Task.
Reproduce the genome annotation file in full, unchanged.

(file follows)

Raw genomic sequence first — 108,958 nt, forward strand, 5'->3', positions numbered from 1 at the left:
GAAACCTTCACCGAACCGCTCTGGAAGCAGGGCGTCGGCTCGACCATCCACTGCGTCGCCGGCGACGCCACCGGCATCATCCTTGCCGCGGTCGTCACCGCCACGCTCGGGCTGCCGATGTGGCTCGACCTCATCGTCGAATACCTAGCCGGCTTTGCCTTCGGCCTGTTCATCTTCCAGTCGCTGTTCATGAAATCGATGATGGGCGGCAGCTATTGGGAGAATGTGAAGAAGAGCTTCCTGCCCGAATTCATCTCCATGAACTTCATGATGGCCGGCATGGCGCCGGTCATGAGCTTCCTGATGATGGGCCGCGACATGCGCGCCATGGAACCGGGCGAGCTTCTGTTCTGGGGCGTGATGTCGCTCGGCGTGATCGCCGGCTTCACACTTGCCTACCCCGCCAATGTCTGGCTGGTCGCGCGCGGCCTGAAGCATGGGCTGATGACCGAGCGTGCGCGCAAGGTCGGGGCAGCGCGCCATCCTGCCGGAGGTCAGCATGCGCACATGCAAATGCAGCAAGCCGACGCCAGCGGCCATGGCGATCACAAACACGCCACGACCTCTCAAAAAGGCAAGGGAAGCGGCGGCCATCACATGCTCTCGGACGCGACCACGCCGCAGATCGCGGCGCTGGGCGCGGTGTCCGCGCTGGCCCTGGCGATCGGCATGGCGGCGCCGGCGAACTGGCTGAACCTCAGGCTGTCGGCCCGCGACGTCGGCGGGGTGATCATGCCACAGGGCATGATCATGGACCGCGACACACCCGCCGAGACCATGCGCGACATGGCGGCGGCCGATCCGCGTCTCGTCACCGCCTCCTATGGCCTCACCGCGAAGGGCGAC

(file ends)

Raw genomic sequence first — 108,958 nt, forward strand, 5'->3', positions numbered from 1 at the left:
GAAACCTTCACCGAACCGCTCTGGAAGCAGGGCGTCGGCTCGACCATCCACTGCGTCGCCGGCGACGCCACCGGCATCATCCTTGCCGCGGTCGTCACCGCCACGCTCGGGCTGCCGATGTGGCTCGACCTCATCGTCGAATACCTAGCCGGCTTTGCCTTCGGCCTGTTCATCTTCCAGTCGCTGTTCATGAAATCGATGATGGGCGGCAGCTATTGGGAGAATGTGAAGAAGAGCTTCCTGCCCGAATTCATCTCCATGAACTTCATGATGGCCGGCATGGCGCCGGTCATGAGCTTCCTGATGATGGGCCGCGACATGCGCGCCATGGAACCGGGCGAGCTTCTGTTCTGGGGCGTGATGTCGCTCGGCGTGATCGCCGGCTTCACACTTGCCTACCCCGCCAATGTCTGGCTGGTCGCGCGCGGCCTGAAGCATGGGCTGATGACCGAGCGTGCGCGCAAGGTCGGGGCAGCGCGCCATCCTGCCGGAGGTCAGCATGCGCACATGCAAATGCAGCAAGCCGACGCCAGCGGCCATGGCGATCACAAACACGCCACGACCTCTCAAAAAGGCAAGGGAAGCGGCGGCCATCACATGCTCTCGGACGCGACCACGCCGCAGATCGCGGCGCTGGGCGCGGTGTCCGCGCTGGCCCTGGCGATCGGCATGGCGGCGCCGGCGAACTGGCTGAACCTCAGGCTGTCGGCCCGCGACGTCGGCGGGGTGATCATGCCACAGGGCATGATCATGGACCGCGACACACCCGCCGAGACCATGCGCGACATGGCGGCGGCCGATCCGCGTCTCGTCACCGCCTCCTATGGCCTCACCGCGAAGGGCGAC